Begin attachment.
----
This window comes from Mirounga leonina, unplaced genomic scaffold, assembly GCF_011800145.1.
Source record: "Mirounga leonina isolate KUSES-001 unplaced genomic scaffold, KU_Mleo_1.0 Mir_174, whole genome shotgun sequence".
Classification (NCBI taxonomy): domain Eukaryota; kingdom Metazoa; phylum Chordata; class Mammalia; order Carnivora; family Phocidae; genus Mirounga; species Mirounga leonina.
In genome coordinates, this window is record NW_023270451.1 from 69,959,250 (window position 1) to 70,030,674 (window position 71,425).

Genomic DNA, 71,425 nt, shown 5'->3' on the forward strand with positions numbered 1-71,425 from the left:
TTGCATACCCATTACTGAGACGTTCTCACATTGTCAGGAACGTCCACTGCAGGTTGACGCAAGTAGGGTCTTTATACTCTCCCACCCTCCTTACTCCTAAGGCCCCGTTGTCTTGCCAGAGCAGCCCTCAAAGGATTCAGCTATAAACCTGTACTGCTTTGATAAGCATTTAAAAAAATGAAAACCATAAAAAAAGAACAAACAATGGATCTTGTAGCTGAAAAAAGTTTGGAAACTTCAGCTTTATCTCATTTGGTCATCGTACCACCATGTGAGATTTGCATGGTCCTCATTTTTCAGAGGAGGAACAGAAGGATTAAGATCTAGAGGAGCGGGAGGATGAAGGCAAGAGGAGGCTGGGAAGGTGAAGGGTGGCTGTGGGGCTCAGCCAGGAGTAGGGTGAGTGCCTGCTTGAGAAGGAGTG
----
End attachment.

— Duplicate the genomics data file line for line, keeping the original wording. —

This window comes from Mirounga leonina, unplaced genomic scaffold, assembly GCF_011800145.1.
Source record: "Mirounga leonina isolate KUSES-001 unplaced genomic scaffold, KU_Mleo_1.0 Mir_174, whole genome shotgun sequence".
Classification (NCBI taxonomy): domain Eukaryota; kingdom Metazoa; phylum Chordata; class Mammalia; order Carnivora; family Phocidae; genus Mirounga; species Mirounga leonina.
In genome coordinates, this window is record NW_023270451.1 from 69,959,250 (window position 1) to 70,030,674 (window position 71,425).

Genomic DNA, 71,425 nt, shown 5'->3' on the forward strand with positions numbered 1-71,425 from the left:
TTGCATACCCATTACTGAGACGTTCTCACATTGTCAGGAACGTCCACTGCAGGTTGACGCAAGTAGGGTCTTTATACTCTCCCACCCTCCTTACTCCTAAGGCCCCGTTGTCTTGCCAGAGCAGCCCTCAAAGGATTCAGCTATAAACCTGTACTGCTTTGATAAGCATTTAAAAAAATGAAAACCATAAAAAAAGAACAAACAATGGATCTTGTAGCTGAAAAAAGTTTGGAAACTTCAGCTTTATCTCATTTGGTCATCGTACCACCATGTGAGATTTGCATGGTCCTCATTTTTCAGAGGAGGAACAGAAGGATTAAGATCTAGAGGAGCGGGAGGATGAAGGCAAGAGGAGGCTGGGAAGGTGAAGGGTGGCTGTGGGGCTCAGCCAGGAGTAGGGTGAGTGCCTGCTTGAGAAGGAGTG